HRD is about learning and that learning is something which occurs within the employees to cause their development. It is concerned with improved performance of the people within the work environment. It is not concerned with improving people’s health or their personal relations with their family and friends. It utilizes the theories of change and how these relate to the organization. Change affects individuals, groups, and the organization and HRD is predominantly concerned with the change of individuals.

HRD is organized learning experiences in a definite time period to increase the possibility of improving employee’s job performance. It is the study and practice of increasing the learning capacity of the individuals, groups, collectives, and the organization through the development and application of learning-based interventions for the purpose of optimizing human and organizational growth and effectiveness.

HRD is an organizational activity which is related to management by reference to three major stands. Traditionally speaking, the first stand which is the dominant view states that the HRD is a reactive activity which is expected to provide possible HRD solutions when needed by the management. The second stand emphasizes HRD as an independent and proactive position and as a provider of opportunities to develop competencies at different managerial levels within the organization. The use of HRD solutions can show good tactical thinking from the management side, but such solutions are not necessarily to be integrated with larger strategic plans. The third and perhaps the most recent and now predominant stand emphasizes HRD as a strategic activity which has strong linkages to the management of the organization. Hence, the provision of different HRD solutions is designed in close integration with strategic planning. In addition, a fourth stand which projects an integrative and learning-oriented view of HRD has more recently emerged, especially in the second half of the nineties.

Interestingly, the above stated four stands resemble with the three distinct discourses which HRD practitioners talk about the training, education, and development. These three discourses are ‘tell’ which refers to the traditional provision of training services, ‘sell’ which refers to the business oriented selling of training and development within the organization, and ‘gel’, which refers to the facilitation of different forms of learning at both the individual and organizational levels.

HRD serves a strategic role by assuring the competence of employees to meet the organizational present and future performance demands. Along with meeting present organizational needs, HRD also serves an important role in shaping strategy and enabling the organizations to take full advantage of emergent strategies in the area of the organizational operations.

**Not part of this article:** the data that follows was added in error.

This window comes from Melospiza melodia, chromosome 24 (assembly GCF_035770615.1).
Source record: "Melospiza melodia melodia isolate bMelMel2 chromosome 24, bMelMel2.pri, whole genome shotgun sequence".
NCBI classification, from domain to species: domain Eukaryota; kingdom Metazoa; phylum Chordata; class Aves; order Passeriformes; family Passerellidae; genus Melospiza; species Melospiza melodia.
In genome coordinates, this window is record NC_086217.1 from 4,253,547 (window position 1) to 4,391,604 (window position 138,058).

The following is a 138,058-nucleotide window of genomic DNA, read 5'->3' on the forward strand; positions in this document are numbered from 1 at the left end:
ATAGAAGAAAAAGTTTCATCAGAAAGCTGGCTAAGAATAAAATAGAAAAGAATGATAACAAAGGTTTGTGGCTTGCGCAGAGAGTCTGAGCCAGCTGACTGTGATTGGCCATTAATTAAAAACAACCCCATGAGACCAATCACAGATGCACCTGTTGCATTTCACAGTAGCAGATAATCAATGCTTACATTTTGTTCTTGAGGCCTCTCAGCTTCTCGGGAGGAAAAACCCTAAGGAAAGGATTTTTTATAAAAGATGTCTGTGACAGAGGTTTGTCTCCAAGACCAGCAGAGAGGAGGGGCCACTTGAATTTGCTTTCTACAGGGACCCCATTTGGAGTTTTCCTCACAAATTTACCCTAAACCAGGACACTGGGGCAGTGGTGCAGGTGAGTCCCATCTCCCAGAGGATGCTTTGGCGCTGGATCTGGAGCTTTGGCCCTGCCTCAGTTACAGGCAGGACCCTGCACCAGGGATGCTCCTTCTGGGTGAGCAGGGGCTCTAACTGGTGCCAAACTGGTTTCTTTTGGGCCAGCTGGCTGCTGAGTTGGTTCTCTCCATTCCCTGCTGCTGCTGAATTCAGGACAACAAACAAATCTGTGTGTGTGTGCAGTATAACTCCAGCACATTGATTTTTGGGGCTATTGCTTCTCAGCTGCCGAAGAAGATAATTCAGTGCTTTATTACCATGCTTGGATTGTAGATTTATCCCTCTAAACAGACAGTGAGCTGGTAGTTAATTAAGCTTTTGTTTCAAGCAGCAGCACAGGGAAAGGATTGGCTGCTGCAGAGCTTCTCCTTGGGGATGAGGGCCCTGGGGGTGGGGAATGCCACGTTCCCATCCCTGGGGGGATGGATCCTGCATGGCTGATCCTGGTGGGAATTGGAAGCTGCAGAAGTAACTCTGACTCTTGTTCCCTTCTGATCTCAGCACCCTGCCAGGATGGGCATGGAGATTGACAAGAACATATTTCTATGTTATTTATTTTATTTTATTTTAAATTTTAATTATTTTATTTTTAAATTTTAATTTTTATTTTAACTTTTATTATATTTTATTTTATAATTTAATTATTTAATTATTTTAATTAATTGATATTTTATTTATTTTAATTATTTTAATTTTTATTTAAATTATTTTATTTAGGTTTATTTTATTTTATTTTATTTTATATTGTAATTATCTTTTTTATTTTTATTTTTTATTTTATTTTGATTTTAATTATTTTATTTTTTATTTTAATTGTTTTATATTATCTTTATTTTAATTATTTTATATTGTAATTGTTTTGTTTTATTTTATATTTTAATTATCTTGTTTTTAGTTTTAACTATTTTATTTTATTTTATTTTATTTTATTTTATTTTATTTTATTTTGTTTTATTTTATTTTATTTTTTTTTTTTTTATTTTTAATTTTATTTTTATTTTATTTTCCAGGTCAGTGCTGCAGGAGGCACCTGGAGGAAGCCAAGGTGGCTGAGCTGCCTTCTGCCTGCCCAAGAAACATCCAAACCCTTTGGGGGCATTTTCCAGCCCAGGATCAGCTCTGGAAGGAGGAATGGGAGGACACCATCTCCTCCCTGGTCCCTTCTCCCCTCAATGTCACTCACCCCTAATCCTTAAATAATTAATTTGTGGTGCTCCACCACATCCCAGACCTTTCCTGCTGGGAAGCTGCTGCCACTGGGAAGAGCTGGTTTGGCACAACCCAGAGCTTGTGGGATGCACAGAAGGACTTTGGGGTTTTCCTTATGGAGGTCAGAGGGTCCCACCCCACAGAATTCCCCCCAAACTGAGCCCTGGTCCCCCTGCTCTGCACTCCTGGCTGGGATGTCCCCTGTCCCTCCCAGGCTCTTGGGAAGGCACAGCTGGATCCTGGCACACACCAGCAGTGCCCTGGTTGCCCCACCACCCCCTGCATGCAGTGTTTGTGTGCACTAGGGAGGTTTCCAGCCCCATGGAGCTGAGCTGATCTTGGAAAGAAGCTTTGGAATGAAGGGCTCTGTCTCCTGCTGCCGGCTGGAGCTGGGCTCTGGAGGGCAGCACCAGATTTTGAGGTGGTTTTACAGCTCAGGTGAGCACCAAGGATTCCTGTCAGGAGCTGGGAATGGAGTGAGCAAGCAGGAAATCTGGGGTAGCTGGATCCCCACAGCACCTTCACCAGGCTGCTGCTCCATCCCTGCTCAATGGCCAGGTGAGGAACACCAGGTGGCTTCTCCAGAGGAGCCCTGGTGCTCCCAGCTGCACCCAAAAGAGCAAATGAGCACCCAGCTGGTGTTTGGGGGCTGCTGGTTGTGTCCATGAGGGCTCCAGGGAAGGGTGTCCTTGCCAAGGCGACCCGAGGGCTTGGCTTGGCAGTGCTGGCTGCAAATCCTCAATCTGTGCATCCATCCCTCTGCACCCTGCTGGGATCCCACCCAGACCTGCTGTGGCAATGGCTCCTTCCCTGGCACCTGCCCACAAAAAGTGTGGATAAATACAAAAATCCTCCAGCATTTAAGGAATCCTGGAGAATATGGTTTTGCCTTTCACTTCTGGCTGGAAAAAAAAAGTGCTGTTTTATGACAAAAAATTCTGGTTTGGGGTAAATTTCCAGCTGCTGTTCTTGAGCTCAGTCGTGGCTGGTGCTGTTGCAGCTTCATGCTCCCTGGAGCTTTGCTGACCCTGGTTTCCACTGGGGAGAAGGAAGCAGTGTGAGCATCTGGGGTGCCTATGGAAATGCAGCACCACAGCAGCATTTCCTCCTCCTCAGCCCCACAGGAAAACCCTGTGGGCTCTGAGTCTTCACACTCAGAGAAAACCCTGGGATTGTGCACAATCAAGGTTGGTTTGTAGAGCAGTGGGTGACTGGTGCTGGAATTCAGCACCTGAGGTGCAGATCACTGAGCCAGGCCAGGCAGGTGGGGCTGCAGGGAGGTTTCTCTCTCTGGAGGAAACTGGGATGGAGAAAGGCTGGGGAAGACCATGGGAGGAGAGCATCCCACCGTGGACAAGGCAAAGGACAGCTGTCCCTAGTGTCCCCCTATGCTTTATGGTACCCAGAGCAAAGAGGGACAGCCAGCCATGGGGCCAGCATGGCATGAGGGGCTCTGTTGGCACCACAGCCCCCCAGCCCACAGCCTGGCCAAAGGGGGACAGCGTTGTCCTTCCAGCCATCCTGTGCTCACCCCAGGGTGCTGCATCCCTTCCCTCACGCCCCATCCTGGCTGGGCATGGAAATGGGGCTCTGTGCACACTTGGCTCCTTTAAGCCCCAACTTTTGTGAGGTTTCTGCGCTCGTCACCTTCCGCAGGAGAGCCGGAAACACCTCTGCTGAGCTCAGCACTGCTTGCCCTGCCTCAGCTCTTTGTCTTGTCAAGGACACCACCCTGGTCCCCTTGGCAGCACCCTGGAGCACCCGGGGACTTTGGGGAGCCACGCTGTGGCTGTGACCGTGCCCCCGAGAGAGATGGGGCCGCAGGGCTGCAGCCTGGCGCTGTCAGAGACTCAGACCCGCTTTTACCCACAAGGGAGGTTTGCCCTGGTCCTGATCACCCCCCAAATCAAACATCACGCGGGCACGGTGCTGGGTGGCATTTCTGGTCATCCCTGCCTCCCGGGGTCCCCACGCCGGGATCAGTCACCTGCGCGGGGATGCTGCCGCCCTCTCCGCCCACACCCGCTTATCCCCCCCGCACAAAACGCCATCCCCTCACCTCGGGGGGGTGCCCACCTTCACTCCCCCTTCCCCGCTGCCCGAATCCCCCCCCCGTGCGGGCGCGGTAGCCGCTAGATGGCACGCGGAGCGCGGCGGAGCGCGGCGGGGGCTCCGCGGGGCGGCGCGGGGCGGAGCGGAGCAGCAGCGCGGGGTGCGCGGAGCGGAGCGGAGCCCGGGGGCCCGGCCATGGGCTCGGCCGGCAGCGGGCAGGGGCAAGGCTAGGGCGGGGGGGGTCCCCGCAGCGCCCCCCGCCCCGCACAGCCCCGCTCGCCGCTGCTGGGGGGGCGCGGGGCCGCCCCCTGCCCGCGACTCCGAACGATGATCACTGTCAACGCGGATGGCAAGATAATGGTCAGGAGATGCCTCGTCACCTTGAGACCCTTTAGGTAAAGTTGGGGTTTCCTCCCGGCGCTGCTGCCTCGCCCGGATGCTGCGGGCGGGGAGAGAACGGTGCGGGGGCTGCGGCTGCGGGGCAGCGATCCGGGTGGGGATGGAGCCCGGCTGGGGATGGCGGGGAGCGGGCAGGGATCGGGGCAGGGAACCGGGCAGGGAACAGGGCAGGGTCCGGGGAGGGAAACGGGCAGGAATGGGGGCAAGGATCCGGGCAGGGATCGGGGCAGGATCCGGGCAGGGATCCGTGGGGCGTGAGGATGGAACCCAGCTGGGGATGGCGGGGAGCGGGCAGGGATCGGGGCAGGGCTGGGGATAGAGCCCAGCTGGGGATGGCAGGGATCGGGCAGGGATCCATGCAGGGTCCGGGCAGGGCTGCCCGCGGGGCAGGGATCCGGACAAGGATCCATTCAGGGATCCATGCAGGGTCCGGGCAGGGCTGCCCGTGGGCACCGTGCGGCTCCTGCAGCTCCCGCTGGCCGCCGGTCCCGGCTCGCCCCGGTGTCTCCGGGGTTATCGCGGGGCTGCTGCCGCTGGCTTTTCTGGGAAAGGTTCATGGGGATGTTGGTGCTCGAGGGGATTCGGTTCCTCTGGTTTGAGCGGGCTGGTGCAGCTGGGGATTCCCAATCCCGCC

HRD is about the functioning of the human beings in productive systems. The purpose of HRD is to focus on the resource which humans bring to the success equation, both the personal success and the organizational success. The two core threads of HRD are (i) individual and organizational learning, and (ii) individual and organizational performance. Some view learning and performance as alternatives or rivals, while the majority of the people see them as partners in a formula for success. Hence, assessment of HRD successes or results can be categorized into the domains of learning and performance. In all cases the intent is improvement.

The three basic functions of HRD which are identified are (i) individual development, (ii) career development, and (iii) organizational development. HRD is the integrated use of training and development, career development, and organizational development to improve individual and organizational effectiveness. It contributes in a variety of ways and at the managerial levels in the organization to provide support. From the practical point of view, HRD is frequently being organized merely as a subset of HRM (human resource management) and is viewed primarily in relation to the management. Fig 1 shows these three basic functions of HRD.

Fig 1 HRD activities of an organization

Individual development – Individual development of the employees is carried out through the training and the development activities. There is a mysterious difference between training and development, where development indicates that it is future oriented. Development implies learning which is not necessarily related to the employee’s present job. In contrast, training traditionally focuses on helping employees improve performance of their present jobs. Further, training is the process of learning which  is organized and carried out by the organization for equipping the employees with the knowledge, skills, and attitudes needed to carry out their jobs and to improve their present job performance.

Development can be viewed as the learning process to develop the employees in general and not necessarily related to their present job. The development focus on the future while training focus on the present jobs. Through the training process, employees acquire capabilities to perform their jobs efficiently. Focus of development is to prepare the employees for future work responsibilities as well as on increasing their capacities to perform their present jobs.